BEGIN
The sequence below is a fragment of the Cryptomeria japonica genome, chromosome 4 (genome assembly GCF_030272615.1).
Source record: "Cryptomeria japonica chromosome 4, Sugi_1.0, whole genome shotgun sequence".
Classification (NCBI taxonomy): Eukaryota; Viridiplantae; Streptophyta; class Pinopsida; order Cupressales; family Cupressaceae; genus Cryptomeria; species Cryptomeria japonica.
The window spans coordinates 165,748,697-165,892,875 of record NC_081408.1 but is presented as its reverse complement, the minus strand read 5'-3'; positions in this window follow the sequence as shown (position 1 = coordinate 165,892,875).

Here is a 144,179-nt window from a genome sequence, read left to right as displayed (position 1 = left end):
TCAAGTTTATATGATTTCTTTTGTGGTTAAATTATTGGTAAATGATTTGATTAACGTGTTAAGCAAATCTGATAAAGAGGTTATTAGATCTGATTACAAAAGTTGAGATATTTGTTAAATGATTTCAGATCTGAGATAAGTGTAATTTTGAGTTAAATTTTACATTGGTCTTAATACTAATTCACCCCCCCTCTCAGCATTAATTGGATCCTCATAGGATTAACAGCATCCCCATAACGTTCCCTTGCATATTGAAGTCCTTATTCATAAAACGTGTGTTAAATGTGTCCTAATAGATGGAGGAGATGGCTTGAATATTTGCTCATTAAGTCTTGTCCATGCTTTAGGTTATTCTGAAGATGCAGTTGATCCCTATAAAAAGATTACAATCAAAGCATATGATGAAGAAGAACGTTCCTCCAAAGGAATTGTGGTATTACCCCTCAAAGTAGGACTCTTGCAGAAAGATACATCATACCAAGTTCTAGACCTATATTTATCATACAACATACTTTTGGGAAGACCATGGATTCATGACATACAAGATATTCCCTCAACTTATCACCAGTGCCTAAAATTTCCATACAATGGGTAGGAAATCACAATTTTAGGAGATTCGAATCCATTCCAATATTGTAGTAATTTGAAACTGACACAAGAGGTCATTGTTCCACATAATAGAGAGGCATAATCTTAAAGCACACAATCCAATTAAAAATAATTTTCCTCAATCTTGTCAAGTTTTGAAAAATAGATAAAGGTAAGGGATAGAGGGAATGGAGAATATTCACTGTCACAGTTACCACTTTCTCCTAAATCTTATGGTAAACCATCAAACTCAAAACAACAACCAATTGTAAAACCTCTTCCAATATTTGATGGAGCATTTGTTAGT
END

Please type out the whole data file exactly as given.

The sequence below is a fragment of the Cryptomeria japonica genome, chromosome 4 (genome assembly GCF_030272615.1).
Source record: "Cryptomeria japonica chromosome 4, Sugi_1.0, whole genome shotgun sequence".
Classification (NCBI taxonomy): Eukaryota; Viridiplantae; Streptophyta; class Pinopsida; order Cupressales; family Cupressaceae; genus Cryptomeria; species Cryptomeria japonica.
The window spans coordinates 165,748,697-165,892,875 of record NC_081408.1 but is presented as its reverse complement, the minus strand read 5'-3'; positions in this window follow the sequence as shown (position 1 = coordinate 165,892,875).

Here is a 144,179-nt window from a genome sequence, read left to right as displayed (position 1 = left end):
TCAAGTTTATATGATTTCTTTTGTGGTTAAATTATTGGTAAATGATTTGATTAACGTGTTAAGCAAATCTGATAAAGAGGTTATTAGATCTGATTACAAAAGTTGAGATATTTGTTAAATGATTTCAGATCTGAGATAAGTGTAATTTTGAGTTAAATTTTACATTGGTCTTAATACTAATTCACCCCCCCTCTCAGCATTAATTGGATCCTCATAGGATTAACAGCATCCCCATAACGTTCCCTTGCATATTGAAGTCCTTATTCATAAAACGTGTGTTAAATGTGTCCTAATAGATGGAGGAGATGGCTTGAATATTTGCTCATTAAGTCTTGTCCATGCTTTAGGTTATTCTGAAGATGCAGTTGATCCCTATAAAAAGATTACAATCAAAGCATATGATGAAGAAGAACGTTCCTCCAAAGGAATTGTGGTATTACCCCTCAAAGTAGGACTCTTGCAGAAAGATACATCATACCAAGTTCTAGACCTATATTTATCATACAACATACTTTTGGGAAGACCATGGATTCATGACATACAAGATATTCCCTCAACTTATCACCAGTGCCTAAAATTTCCATACAATGGGTAGGAAATCACAATTTTAGGAGATTCGAATCCATTCCAATATTGTAGTAATTTGAAACTGACACAAGAGGTCATTGTTCCACATAATAGAGAGGCATAATCTTAAAGCACACAATCCAATTAAAAATAATTTTCCTCAATCTTGTCAAGTTTTGAAAAATAGATAAAGGTAAGGGATAGAGGGAATGGAGAATATTCACTGTCACAGTTACCACTTTCTCCTAAATCTTATGGTAAACCATCAAACTCAAAACAACAACCAATTGTAAAACCTCTTCCAATATTTGATGGAGCATTTGTTAGT